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Tuesday, January 26, 2016

Editing the Muse #writetip

As a writer of all lengths of fiction, I always seem to have a work in progress. My muse, who apparently has some sort of attention deficit, like to bounce between novels and short stories and back again. Sometimes, I actually finish things. More often than not, I’m editing.

I’ve learned a lot about editing and revising over the years, through books and online classes and (my favorite) reading books by authors whose style I adore. I’m heading back to my WIP for a long, hard look and I’m considering doing some editing. For those of you who are also currently wallowing in edits, I thought I’d share some thoughts on the process.

I have a huge list of bookmarked articles on the subject... and these are the ones I always re-read when I need to refocus.

Fellow writer and former Query Tracker blogger Elana Johnson recently posted an article on “good vs. done.” It’s a rallying cheer we all need to remind us of our talent and our self-worth (as well as an opportunity to visit her fun vocabulary. I love to listen to her write.)

Sometimes, an editor or feedback group will recommend edits or revisions. It’s easy for us to think it’s because what we wrote is, as Elana puts it, sucktacular. But it’s not. Changes make something that’s already good even better.(And anyways, if it was truly sucktacular, they would have told us to shred it and start over.)

So, once we’re firmly reminded that we’ve already written something worth keeping, it’s time to edit it. Dustin Wax writes that there is no good writing, just good re-writing. Having edited my first novel over the space of three years, I have to agree with him. I find this to be a splendid philosophy for anyone facing the daunting task of staring down a first draft.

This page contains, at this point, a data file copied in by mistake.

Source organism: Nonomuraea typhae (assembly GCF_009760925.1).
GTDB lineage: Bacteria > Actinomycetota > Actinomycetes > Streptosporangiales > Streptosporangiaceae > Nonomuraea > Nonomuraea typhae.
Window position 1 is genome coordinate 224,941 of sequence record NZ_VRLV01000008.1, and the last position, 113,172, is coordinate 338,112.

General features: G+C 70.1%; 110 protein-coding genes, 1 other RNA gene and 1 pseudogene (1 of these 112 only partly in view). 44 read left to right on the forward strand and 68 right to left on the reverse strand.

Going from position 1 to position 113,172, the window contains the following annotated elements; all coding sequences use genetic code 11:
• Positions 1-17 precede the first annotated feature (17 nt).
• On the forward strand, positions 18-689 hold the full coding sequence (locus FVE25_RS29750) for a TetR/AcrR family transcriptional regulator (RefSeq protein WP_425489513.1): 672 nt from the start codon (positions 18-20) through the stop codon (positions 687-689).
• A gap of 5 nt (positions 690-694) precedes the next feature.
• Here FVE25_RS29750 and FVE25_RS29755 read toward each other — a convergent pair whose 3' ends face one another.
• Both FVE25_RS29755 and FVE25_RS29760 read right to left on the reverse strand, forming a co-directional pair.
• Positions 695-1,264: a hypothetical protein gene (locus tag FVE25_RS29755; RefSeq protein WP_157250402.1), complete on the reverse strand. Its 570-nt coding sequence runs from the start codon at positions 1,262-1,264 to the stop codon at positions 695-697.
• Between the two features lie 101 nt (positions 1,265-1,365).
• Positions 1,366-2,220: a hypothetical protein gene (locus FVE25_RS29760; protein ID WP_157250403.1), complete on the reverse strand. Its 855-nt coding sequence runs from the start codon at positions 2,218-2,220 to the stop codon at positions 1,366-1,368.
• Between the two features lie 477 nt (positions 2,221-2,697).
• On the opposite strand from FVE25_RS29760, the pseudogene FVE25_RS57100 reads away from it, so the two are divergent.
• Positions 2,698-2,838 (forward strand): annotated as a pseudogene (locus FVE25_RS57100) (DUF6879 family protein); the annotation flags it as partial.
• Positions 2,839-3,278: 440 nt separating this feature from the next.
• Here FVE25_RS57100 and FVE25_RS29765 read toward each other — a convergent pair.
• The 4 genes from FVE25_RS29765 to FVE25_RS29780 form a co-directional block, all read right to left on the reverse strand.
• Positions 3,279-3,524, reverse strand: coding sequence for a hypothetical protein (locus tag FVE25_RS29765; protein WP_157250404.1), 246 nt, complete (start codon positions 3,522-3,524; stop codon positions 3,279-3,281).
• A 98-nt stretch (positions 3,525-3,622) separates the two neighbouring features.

Before you start, it’s important to ask yourself what, exactly, you need to do. Are you making surface edits or major revisions?  I came across Dennis G. Jerz’s article “Revision vs. Edition" and found a great quick-reference list.

While polishing a short story can be done in a manageable amount of time, editing a large volume—say, a four-hundred page novel—can be downright overwhelming. One trick many authors--and editors--use is to break the process into steps. You can find an example of a breakdown here.

It also helps to make a list of changes you want to make throughout the piece. Just tackle them one at a time and you make big progress with every small step. Take it chapter by chapter, task by task, and remember: keep going. It’s worth the work.

And then, once you think you have that WIP right where you want it, read Nathan Bransford’s advice to see how close to “done” you’ve gotten. If necessary, lather, rinse, and repeat.

But if it’s done, then it’s all good.

Right? *evil smiley because we all know done is never, ever, really, truly, done*

Ash Krafton is a speculative fiction writer who, despite having a Time Turner under her couch and three different sonic screwdrivers in her purse, still encounters difficulty with time management. She's the author of the urban fantasy trilogy The Books of the Demimonde as well as WORDS THAT BIND. She also writes for YA and NA audiences under the pen name AJ Krafton. THE HEARTBEAT THIEF, her Victorian dark fantasy inspired by Poe’s “The Masque of the Red Death”, is now available.

Tuesday, January 12, 2016

Pulling the sword from the heart of my novel

Twenty years ago, a friend said, "I have a suit of asbestos permanently welded to my skin," and I adopted that mantra for critiques. You hate my book? Tell me why. In critique, I want to hear about one-dimensional characters, comma overusage, exactly what you think of my 96-word sentence, and plot holes big enough to hangar a 747. Even if you're nasty, it won't hurt my feelings, and then I can get to work.

So why, for six months, have I trembled every time I think about working on THAT book?

THAT book has been around for a while, and it's on schedule for release this year. I need to get it up to snuff, but I actually wrote a different novel last November rather than look at the file for this one.

Huh. My asbestos suit is still welded in place. So what happened?